That’s an interesting one. Like I mentioned previously, we kept certain elements and principles as we designed the newer health centers—the bullpen, the dual exam/consult rooms, the showroom, and the combined gym space. While these elements always carried over between centers, it was never the plan to make them all look the same. We had in our mind to avoid being a chain restaurant—we wanted our standards there, but we never wanted it to feel like it was institutional. We were able to strike this balance through key design elements like skylights, the customer art, and affordable but elegant furniture, while maintaining the required professionalism by not making it too homey. The consistency comes from the actual member experience, not necessarily the physical space.
And we continued to work on making the spaces even more efficient. For instance, we realized that we didn’t need to keep all the supplies in the exam room, because it was so easy to centralize them in the bullpen and just bring in what we needed for each patient. And recently, Rich asked if we even need an exam table, which is big and a little threatening, so we’re looking at what’s called a recovery chair, which has the same functionality but looks much more like furniture.
Each center we design is becoming, I think, more open and less cluttered, even as we keep compressing the actual square footage. And even when we’re not the designers for some of the health centers, I still advise the team on how to keep the workflow and make everything more efficient, yet with the same experience. So although some of the design elements themselves are localized, I think there’s a common approach and experience that is really emblematic of their style. If I’m being honest, I have to say that when we aren’t the actual designers, some of the interpretations of our designs have not been successful. It’s not just seeing what it looks like upon execution, but actually understanding how it needs to function that is the key to great design.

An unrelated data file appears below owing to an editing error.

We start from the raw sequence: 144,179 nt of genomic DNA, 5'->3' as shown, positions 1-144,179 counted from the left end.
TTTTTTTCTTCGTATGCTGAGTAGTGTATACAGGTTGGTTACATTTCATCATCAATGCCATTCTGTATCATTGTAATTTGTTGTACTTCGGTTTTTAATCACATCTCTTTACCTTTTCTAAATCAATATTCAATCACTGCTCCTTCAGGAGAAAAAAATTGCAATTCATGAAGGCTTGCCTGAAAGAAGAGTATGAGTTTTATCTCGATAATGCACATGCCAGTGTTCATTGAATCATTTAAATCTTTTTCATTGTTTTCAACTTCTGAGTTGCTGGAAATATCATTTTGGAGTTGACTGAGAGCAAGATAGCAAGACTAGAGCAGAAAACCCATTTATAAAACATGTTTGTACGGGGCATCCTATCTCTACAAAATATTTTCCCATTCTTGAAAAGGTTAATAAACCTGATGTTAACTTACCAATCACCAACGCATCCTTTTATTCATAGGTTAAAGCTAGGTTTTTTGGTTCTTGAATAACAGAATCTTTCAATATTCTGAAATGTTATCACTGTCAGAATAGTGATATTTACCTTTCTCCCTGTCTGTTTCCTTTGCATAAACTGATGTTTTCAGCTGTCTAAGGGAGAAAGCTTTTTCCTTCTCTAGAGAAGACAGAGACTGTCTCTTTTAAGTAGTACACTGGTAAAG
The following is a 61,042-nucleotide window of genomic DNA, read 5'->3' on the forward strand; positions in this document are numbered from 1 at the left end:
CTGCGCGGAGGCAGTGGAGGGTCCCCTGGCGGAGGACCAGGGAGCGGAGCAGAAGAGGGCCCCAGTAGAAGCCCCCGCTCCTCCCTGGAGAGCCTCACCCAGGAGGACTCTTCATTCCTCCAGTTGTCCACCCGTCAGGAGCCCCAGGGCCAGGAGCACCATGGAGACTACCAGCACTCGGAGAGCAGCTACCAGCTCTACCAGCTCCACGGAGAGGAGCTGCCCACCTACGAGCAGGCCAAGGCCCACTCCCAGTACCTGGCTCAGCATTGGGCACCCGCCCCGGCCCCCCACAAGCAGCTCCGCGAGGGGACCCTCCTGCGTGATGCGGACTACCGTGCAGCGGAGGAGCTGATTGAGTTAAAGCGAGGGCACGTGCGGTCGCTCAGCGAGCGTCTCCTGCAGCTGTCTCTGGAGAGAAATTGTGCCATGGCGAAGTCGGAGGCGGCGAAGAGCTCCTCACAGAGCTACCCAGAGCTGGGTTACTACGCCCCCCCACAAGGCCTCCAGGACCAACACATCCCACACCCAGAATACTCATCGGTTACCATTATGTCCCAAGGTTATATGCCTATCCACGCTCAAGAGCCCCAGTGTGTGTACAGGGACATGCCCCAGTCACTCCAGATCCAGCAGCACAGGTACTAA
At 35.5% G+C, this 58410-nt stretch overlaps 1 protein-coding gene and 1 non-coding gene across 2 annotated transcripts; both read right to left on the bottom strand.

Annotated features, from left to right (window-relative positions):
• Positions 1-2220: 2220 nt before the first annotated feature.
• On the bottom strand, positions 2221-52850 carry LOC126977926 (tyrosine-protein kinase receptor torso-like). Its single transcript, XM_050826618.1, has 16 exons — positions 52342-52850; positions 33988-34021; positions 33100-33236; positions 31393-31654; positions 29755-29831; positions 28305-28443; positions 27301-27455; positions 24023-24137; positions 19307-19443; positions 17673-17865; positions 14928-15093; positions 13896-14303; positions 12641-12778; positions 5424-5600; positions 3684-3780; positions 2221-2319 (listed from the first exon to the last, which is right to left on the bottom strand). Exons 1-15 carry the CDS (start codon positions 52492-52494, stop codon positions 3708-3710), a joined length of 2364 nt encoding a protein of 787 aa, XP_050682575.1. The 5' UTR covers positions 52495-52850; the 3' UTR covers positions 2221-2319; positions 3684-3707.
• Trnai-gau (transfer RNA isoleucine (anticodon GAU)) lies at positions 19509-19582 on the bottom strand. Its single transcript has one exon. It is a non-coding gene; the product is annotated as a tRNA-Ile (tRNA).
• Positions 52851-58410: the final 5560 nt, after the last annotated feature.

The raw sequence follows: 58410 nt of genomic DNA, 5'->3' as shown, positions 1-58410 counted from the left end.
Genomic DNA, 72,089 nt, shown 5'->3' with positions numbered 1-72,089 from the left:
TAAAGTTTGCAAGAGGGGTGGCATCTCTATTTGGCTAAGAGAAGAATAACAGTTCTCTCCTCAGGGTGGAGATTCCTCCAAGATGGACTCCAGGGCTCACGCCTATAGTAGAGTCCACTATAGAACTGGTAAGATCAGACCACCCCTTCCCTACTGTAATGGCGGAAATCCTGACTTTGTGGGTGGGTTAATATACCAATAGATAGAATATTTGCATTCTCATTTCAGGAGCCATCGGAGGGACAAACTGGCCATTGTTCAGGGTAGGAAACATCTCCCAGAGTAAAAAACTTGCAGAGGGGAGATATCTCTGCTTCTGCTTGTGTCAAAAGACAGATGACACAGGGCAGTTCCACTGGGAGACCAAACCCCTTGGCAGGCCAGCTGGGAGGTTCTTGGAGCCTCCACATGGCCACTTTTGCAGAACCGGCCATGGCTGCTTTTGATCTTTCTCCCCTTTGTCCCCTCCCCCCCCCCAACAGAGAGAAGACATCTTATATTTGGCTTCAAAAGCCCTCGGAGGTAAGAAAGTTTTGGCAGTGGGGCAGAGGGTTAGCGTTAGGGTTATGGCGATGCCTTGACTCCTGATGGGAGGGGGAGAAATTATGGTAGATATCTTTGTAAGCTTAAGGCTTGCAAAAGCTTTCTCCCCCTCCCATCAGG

What do you anticipate the future looks like in your work with Crossver?
Well, of course, we’re always looking for new ways to improve the model. We want to improve every time, even with small things like the exam room closet and privacy area (Scott won’t allow standard healthcare curtains) and acoustics of the pocket sliding doors (which save a lot of space so we keep using them). We are attending shows, looking at new materials, and getting ideas from all kinds of places. I’m always asking about things we can remove without affecting the experience or functionality.